Once they realized that we could move their application, bring it back up, and then move it between data centers almost seamlessly, it was an instant win for us.



But once they realized that we could move their application, bring it back up, and then move it between data centers almost seamlessly, it was an instant win for us. We went from that 20 percent to 30 percent virtualization. We had about 75 percent when we were in the middle of our DR project, and today we’re actually at around 93 percent.

I think it surprises people that we have a "virtualize first" strategy today. Now it’s assumed that your system will be virtual and then all the benefits, the flexibility, the portability, the optimization, and the efficiencies that come with it.

But like most companies, we had to start with some of our lower tier or lower service-level agreement (SLA) systems, our development systems, and start working with the business on getting them to understand some of the benefits that they could gain by working with virtual systems.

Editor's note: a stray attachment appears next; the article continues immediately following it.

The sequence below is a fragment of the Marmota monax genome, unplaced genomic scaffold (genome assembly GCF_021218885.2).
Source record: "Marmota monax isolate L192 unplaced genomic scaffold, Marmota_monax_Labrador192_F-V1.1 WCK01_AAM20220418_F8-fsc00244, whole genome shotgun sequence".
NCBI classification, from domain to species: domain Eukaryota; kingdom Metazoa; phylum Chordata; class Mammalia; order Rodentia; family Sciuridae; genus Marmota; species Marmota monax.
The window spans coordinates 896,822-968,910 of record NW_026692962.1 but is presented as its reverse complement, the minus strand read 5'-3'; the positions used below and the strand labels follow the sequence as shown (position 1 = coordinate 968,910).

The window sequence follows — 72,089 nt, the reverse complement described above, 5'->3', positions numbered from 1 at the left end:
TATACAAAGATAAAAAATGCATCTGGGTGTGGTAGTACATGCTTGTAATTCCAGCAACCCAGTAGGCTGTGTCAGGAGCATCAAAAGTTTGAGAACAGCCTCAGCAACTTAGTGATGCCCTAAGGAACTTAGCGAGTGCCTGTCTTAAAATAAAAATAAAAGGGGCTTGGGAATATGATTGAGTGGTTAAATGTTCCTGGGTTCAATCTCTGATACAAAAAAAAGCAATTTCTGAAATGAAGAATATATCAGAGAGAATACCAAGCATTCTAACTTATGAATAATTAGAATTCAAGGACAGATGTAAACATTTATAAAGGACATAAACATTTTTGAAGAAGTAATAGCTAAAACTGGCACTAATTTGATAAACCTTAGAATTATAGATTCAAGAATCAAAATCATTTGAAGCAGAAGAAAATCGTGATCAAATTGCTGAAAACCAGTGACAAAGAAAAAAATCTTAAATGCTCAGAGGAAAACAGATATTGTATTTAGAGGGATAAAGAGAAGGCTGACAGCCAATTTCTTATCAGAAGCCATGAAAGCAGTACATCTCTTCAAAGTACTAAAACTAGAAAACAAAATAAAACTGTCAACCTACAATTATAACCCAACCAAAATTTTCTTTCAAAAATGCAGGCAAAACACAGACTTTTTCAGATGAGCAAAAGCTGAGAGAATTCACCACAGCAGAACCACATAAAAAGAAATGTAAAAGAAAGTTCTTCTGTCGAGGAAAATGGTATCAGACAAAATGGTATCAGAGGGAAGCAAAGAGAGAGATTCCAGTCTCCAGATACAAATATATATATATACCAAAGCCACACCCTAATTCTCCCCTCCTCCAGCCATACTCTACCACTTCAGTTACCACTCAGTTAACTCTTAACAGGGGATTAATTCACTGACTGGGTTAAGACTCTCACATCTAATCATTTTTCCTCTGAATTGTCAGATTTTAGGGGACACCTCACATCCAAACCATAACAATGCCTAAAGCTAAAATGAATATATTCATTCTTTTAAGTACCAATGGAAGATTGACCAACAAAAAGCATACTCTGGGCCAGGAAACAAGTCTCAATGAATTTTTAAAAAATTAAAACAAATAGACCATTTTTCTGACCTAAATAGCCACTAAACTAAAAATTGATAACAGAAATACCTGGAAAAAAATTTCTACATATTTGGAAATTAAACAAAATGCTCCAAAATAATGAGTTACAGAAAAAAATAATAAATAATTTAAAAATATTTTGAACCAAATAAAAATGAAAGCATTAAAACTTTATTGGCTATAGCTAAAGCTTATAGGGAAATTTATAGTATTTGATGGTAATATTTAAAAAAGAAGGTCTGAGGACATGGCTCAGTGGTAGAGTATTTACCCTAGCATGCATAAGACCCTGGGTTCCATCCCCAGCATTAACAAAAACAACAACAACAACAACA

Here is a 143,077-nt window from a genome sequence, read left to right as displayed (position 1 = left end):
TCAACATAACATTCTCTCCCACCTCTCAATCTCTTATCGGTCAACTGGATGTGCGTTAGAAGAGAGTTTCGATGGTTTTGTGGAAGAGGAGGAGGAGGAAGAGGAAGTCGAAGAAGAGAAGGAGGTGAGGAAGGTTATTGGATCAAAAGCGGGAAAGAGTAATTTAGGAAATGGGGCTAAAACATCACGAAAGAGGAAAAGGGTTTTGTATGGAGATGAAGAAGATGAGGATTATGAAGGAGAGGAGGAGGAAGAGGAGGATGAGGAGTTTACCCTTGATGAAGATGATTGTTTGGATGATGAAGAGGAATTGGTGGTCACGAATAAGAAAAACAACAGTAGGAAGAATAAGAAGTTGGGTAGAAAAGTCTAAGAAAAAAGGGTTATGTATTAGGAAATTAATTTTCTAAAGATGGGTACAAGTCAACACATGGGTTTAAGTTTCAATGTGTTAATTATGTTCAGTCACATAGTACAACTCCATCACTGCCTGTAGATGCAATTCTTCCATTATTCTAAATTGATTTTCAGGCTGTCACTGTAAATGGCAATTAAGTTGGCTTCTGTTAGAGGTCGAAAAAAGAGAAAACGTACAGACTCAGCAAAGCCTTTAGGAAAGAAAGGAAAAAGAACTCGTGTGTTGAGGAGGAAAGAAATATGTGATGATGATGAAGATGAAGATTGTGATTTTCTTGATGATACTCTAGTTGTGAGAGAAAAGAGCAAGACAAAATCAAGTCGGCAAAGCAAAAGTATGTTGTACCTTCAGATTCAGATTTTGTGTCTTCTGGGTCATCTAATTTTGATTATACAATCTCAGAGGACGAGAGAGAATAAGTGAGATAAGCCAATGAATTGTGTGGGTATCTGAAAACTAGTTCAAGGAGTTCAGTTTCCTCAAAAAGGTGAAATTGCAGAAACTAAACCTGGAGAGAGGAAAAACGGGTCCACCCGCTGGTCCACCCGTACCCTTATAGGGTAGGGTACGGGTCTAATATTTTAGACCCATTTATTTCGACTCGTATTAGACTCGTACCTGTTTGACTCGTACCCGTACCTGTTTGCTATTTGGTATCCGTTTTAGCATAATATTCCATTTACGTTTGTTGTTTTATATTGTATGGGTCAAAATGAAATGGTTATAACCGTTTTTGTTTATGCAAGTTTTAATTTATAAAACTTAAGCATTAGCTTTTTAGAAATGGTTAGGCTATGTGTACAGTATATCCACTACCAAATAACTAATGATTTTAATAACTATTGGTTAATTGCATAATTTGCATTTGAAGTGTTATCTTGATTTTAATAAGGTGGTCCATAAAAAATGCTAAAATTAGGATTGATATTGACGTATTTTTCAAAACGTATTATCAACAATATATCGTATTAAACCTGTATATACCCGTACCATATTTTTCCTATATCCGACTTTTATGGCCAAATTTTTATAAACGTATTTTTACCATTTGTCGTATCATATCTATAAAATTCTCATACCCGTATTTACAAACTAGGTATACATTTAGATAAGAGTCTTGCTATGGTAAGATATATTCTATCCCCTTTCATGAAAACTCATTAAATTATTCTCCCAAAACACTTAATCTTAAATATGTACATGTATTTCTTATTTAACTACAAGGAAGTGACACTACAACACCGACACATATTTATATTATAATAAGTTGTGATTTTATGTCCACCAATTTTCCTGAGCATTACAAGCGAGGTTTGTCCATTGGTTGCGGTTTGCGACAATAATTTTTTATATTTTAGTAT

Performance is there

Again people are always surprised. Will you have SQL virtualized? Do you have SAP virtualized? And the answer is yes, today we do, and the performance is there, the optimization is there, and that flexibility is there.

If you’re just starting out today, my advice would be to go ahead and start small. Give the business what they want, do it right, and give it the resources it needs to have. Don’t under-promise, over-deliver, and let the business start seeing the efficiencies that they can realize, and some of those hidden efficiencies as well.